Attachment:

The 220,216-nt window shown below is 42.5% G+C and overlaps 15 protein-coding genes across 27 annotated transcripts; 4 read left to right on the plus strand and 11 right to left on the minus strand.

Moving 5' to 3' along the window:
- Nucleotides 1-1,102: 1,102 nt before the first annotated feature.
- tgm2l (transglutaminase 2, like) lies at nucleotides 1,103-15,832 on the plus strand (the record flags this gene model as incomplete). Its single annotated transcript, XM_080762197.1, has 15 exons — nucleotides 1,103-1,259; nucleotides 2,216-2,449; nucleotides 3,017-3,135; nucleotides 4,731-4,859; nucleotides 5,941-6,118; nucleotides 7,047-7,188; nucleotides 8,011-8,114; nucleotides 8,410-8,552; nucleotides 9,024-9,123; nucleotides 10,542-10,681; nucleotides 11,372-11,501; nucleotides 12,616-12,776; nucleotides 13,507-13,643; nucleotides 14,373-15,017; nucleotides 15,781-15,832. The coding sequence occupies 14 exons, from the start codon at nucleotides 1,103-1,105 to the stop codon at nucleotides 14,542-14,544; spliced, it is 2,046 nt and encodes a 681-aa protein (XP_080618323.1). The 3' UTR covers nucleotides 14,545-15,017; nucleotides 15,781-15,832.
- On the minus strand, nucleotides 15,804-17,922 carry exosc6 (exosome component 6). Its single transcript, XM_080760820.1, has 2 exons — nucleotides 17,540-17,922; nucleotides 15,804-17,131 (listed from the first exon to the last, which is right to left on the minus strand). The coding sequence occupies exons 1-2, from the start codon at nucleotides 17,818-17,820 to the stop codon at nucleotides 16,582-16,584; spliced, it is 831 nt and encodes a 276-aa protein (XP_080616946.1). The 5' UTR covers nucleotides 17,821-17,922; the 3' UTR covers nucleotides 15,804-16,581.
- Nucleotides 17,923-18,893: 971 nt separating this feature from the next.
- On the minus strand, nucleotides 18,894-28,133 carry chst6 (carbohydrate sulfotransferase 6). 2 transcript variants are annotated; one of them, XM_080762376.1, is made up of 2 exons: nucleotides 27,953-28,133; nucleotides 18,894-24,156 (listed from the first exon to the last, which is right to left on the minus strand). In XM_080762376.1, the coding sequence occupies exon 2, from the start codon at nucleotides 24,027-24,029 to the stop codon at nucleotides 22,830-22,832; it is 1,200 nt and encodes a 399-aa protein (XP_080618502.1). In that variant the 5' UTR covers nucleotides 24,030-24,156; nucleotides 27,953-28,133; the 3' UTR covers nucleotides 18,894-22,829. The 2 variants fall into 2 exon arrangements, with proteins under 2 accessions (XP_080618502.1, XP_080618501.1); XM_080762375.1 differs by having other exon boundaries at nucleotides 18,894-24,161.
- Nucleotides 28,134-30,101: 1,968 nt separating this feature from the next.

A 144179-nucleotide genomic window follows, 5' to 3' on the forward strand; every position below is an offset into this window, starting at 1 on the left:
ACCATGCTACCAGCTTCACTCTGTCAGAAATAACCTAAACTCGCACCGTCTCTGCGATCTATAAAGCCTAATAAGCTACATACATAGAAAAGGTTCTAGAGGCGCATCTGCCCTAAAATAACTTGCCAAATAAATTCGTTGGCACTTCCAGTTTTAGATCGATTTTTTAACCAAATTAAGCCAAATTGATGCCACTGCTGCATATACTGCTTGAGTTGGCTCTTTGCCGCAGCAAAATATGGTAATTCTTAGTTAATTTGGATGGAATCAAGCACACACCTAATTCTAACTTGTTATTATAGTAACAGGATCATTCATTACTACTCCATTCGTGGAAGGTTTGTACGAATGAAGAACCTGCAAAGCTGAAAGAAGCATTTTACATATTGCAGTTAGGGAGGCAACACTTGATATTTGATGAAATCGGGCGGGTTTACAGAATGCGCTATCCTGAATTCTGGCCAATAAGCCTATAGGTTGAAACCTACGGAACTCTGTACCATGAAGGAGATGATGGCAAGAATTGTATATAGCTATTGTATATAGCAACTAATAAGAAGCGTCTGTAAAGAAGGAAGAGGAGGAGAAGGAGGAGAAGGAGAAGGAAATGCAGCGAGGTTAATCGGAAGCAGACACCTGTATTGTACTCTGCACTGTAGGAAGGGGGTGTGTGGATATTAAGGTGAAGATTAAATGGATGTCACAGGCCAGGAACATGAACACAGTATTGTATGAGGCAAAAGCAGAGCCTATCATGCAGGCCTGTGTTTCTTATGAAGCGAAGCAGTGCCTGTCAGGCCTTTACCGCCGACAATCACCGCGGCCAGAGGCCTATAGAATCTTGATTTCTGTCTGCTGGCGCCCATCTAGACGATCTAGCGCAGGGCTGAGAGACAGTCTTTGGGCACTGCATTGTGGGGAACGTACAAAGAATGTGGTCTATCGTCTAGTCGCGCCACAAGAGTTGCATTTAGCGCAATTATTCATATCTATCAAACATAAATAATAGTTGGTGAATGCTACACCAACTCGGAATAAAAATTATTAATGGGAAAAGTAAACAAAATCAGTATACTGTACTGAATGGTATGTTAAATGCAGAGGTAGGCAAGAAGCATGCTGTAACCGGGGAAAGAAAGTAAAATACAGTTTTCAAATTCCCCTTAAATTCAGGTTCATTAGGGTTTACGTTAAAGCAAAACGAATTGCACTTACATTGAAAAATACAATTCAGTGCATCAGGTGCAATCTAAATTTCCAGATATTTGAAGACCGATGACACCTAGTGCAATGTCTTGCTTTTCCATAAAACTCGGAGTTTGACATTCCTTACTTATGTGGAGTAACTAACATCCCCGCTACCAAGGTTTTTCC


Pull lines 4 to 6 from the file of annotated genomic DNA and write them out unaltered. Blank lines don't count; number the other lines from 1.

- tgm2l (transglutaminase 2, like) lies at nucleotides 1,103-15,832 on the plus strand (the record flags this gene model as incomplete). Its single annotated transcript, XM_080762197.1, has 15 exons — nucleotides 1,103-1,259; nucleotides 2,216-2,449; nucleotides 3,017-3,135; nucleotides 4,731-4,859; nucleotides 5,941-6,118; nucleotides 7,047-7,188; nucleotides 8,011-8,114; nucleotides 8,410-8,552; nucleotides 9,024-9,123; nucleotides 10,542-10,681; nucleotides 11,372-11,501; nucleotides 12,616-12,776; nucleotides 13,507-13,643; nucleotides 14,373-15,017; nucleotides 15,781-15,832. The coding sequence occupies 14 exons, from the start codon at nucleotides 1,103-1,105 to the stop codon at nucleotides 14,542-14,544; spliced, it is 2,046 nt and encodes a 681-aa protein (XP_080618323.1). The 3' UTR covers nucleotides 14,545-15,017; nucleotides 15,781-15,832.
- On the minus strand, nucleotides 15,804-17,922 carry exosc6 (exosome component 6). Its single transcript, XM_080760820.1, has 2 exons — nucleotides 17,540-17,922; nucleotides 15,804-17,131 (listed from the first exon to the last, which is right to left on the minus strand). The coding sequence occupies exons 1-2, from the start codon at nucleotides 17,818-17,820 to the stop codon at nucleotides 16,582-16,584; spliced, it is 831 nt and encodes a 276-aa protein (XP_080616946.1). The 5' UTR covers nucleotides 17,821-17,922; the 3' UTR covers nucleotides 15,804-16,581.
- Nucleotides 17,923-18,893: 971 nt separating this feature from the next.